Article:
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Tomcats vs. Eagles; How Would Iran’s F-14 Fleet Fare Against Saudi and Israeli F-15 Fighters in a Regional War?

April 01st - 2018

As tensions in the Middle East continue to simmer between Iran and the Western bloc’s greatest regional allies, Israel and Saudi Arabia, all parties have undertaken extensive efforts to strengthen their military assets and prepare for a potential regional war. Tel Aviv and Riyadh have continued to improve bilateral military cooperation, with the latter taking steps to begin acquiring Israeli arms and promising to grant the Israeli Air Force access to its airspace in the event of a war with Iran. The defence budgets of the two states, and even of smaller Western aligned regional powers such as the United Arab Emirates, far surpass that of Iran’s own armed forces - and this is most of all reflected in the state of their air forces. Israel and Saudi Arabia are two of just four countries ever allowed to acquire modern U.S. air superiority fighters, with both countries fielding air superiority variants of the F-15 Eagle in large numbers - approximately 60 fighters each. Aside from the U.S. F-22 Raptor, a fifth generation platform strictly prohibited from export and no longer in production, the only Western fighter able to match the F-15 in air to air combat is the F-14 Tomcat - a platform developed to provide air superiority for the U.S. Navy where the F-15 provided it for the Air Force. The only state ever to acquire the Tomcat outside the United States was Iran, which until 1979 was a close Western military client which was given priority access to the most advanced U.S. made arms. A competitive demonstration was reportedly held between the F-14 and F-15 for the leadership of Iran’s Air Force in the early 1970s, overseen by the Shah himself, in which the F-14 was judged to be the superior platform. Iran was the second country in the world after the United States to operate fourth generation fighters, and the F-14 would prove an invaluable asset in the Iranian Air Force during its eight year war with Iraq in the 1980s. The fighters were responsible for downing approximately 160 Iraqi fighters, while only three were shot down in air to air combat during the entire war. Despite their age, the F-14 and F-15 represent the most capable fighters in the Middle East today. Though they were never envisioned to be fielded by opposing sides of any conflict, and strict restrictions on arms sales were placed to ensure this, as a result of Iran’s 1979 revolution a contest between the two analogous U.S. made platforms is today key to determining which party will hold an air superiority advantage in a future conflict.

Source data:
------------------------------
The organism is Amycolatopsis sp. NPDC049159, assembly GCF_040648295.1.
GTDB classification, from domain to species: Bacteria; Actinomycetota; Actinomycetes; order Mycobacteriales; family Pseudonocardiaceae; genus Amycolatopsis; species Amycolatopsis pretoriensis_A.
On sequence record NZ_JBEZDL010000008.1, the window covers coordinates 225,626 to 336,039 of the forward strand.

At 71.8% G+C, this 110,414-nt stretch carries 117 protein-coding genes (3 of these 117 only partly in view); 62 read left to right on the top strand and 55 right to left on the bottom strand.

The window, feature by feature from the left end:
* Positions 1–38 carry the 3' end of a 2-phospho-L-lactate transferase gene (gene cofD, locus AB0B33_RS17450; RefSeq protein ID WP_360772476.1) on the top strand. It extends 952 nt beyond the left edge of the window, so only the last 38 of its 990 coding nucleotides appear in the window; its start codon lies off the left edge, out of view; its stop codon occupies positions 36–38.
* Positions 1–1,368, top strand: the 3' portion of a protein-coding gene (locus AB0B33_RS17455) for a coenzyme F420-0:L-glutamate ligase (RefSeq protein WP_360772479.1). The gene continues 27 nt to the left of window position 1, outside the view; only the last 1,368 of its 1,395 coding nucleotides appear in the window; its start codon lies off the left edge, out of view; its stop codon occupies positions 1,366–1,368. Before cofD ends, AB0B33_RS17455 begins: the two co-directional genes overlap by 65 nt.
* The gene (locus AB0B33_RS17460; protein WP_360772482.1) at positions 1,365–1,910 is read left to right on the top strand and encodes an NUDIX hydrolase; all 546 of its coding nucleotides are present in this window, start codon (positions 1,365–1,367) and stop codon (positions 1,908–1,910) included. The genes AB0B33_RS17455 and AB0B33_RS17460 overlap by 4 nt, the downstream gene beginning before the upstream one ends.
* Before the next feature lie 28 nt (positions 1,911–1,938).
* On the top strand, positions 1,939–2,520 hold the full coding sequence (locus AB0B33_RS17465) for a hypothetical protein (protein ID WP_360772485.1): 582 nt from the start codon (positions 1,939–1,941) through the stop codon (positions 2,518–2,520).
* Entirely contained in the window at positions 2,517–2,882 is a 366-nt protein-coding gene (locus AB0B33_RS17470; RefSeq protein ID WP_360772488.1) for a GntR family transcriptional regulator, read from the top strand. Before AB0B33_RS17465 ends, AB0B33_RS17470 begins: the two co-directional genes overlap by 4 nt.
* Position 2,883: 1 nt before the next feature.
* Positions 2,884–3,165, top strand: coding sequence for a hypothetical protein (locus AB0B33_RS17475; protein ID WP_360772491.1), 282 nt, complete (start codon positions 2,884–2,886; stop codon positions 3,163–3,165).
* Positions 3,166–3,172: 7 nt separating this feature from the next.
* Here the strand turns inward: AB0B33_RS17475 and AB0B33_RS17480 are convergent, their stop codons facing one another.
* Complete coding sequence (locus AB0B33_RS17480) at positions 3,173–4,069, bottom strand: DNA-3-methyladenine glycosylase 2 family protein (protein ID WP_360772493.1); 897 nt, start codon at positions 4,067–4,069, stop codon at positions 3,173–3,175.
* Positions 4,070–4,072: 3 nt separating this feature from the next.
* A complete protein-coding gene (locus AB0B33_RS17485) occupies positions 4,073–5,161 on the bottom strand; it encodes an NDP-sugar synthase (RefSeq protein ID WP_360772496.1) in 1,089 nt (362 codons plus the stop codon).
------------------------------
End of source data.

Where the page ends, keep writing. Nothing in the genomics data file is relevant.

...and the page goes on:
Both the F-14 and F-15 were connected to the F-111 program, designed with the lessons of the Vietnam War firmly in mind. Both fighters were developed under the same philosophy under which highly specialised heavy fighters were sought out - “not a pound for the ground” having been the design mantra. Both fighters have since the 1970s undergone extensive upgrades, and to this day represent the most capable Western made fighters for air to air combat ever developed - again with the sole exception of the F-22. While the original F-14 relied on 190km range AIM-54 Phoenix missiles, these have since been phased out and platforms currently in Iranian service now field the 300km range Fakour-90 to give fighters a significantly longer ranged and more precise strike capability. Other extensive upgrades to radars, avionics and fire control systems have also been made. The F-15, having formerly relied on the AIM-7 with a 11km strike range, today operates the AIM-120B with a range of 75km. Saudi Arabia’s F-15SA fighters, though primarily designed as strike platforms, are able to operate low manoeuvrability variants of the longer ranged AIM-120C air to air missile providing a 105km strike range. Significant upgrades to these fighters across the board have been applied to these F-15 fighters, and far more funds have been devoted to these upgrade programs compared to those spend by Iran to enhance its F-14 fighters.

Regarding which party would be best placed to claim air superiority, an Israeli-Saudi combined force or Iran, each retains significant advantages over the other. With a regional war highly likely to involve both Israel and Saudi operating in unison should they attempt to engage Iran without direct U.S. assistance, considering the two as a single closely coordinating military bloc in such a scenario is a realistic representation. While both sides of a regional conflict would field twin engine air superiority platforms, Iran’s small fleet of approximately 30 operational F-14 fighters would face a combined forces four times as large - larger still if the unspecialised F-15SA and F-15I strike variants of the Eagle are included. Another notable asset the Saudi and Israeli forces will retain is the relatively low maintenance requirements and high reliability of their fighters - with the Tomcat by contrast being extremely complex to maintain largely due to its variable swept wings. Israeli pilots are also world renowned for their skills in air to air combat, as demonstrated in numerous Arab-Israeli wars where they overwhelmingly outmatched their often better armed opponents. Iranian pilots for their part also have an excellent reputation, with their operations against the Iraqi Air Force often with far less capable aircraft (the F-14 excluded) demonstrating high levels of skills. Saudi pilots for their part, though they have had few opportunities to demonstrate their capabilities in air to air combat, have left much to be desired in operations in Yemen and Kuwait.